De novo hematopoietic (stem) cell generation — A differentiation or stochastic process?

C.S. Vink, A. Popravko, E. Dzierzak

Research output: Contribution to journalReview articlepeer-review

Abstract

The hematopoietic system is one of the earliest tissues to develop. De novo generation of hematopoietic progenitor and stem cells occurs through a transdifferentiation of (hemogenic) endothelial cells to hematopoietic identity, resulting in the formation of intra-aortic hematopoietic cluster (IAHC) cells. Heterogeneity of IAHC cell phenotypes and functions has stymied the field in its search for the transcriptional program of emerging hematopoietic stem cells (HSCs), given that an individual IAHC cannot be simultaneously examined for function and transcriptome. Several models could account for this heterogeneity, including a novel model suggesting that the transcriptomes of individual emerging IAHC cells are in an unstable/metastable state, with pivotal hematopoietic transcription factors expressed dynamically due to transcriptional pulsing and combinatorial activities. The question remains — how is functional hematopoietic cell fate established — is the process stochastic? This article touches upon these important issues, which may be relevant to the field's inability to make HSCs ex vivo.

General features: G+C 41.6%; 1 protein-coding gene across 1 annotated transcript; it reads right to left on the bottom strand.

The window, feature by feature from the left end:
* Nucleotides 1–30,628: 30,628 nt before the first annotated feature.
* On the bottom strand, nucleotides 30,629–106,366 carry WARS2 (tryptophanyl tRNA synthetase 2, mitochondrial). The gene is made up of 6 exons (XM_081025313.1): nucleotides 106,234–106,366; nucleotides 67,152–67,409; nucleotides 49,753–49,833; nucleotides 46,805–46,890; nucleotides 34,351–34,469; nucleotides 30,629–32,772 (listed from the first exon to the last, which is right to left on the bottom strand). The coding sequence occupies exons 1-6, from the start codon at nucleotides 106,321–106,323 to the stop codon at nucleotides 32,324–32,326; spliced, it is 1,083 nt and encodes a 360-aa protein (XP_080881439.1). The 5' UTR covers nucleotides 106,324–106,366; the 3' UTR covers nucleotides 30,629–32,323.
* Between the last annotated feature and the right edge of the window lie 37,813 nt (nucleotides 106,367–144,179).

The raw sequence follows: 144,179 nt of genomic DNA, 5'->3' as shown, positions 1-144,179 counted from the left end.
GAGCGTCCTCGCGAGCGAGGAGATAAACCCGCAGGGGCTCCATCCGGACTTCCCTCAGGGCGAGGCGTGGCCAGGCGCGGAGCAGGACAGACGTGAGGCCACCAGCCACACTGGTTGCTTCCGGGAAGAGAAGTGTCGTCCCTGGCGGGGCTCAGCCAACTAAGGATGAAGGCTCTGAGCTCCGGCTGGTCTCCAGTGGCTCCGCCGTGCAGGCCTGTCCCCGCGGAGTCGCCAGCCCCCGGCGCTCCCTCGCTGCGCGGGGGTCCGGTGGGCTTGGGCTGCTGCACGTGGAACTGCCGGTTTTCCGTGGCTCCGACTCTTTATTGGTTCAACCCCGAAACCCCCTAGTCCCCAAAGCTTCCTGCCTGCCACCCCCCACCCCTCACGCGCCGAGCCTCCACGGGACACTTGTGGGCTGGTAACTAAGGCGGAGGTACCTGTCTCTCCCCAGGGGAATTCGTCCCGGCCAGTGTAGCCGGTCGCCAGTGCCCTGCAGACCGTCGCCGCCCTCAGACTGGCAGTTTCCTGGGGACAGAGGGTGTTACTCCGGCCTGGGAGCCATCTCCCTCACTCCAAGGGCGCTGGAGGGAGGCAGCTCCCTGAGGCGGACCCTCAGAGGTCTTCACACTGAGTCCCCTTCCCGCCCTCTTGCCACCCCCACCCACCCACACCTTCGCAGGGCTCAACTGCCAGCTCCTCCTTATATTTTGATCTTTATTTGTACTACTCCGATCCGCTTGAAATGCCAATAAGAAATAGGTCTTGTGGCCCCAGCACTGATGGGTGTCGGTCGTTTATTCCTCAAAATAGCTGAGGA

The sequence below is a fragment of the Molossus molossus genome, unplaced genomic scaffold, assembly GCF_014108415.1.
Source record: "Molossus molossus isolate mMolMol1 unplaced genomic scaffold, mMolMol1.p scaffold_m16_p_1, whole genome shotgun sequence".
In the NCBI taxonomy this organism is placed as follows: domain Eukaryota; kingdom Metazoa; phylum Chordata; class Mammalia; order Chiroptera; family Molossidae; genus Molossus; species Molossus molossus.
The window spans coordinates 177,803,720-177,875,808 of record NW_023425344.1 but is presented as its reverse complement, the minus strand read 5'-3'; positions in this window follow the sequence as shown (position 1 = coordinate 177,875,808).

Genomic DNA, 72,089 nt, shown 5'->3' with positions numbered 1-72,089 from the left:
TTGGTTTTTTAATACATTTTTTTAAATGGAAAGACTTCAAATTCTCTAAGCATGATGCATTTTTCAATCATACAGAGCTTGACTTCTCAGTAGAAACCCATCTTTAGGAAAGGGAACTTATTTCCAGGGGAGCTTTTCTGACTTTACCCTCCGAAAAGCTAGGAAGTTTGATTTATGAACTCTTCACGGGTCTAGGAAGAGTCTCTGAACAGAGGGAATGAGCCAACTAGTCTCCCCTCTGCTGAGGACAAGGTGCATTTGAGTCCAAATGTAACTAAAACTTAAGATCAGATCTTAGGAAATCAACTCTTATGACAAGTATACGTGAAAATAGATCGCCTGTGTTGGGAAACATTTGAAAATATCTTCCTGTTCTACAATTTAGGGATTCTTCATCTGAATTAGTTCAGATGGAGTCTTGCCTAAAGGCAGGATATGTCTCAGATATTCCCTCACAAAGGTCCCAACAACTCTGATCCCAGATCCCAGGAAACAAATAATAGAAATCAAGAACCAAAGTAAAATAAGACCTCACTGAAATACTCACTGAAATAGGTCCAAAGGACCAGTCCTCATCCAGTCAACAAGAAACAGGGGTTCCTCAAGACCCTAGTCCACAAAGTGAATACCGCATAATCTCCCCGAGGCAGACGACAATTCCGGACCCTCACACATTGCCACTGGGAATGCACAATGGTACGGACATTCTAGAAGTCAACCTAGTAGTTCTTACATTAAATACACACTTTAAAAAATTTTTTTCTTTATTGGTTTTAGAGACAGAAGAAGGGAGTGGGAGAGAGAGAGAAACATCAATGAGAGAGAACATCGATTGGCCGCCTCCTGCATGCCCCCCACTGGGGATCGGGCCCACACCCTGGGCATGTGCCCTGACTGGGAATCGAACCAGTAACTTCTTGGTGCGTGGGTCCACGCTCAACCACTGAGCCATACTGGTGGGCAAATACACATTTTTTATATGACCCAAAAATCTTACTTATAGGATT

Original languageEnglish
Article number102255
JournalCurrent Opinion in Cell Biology
Volume85
DOIs
Publication statusPublished - 2023
Externally publishedYes

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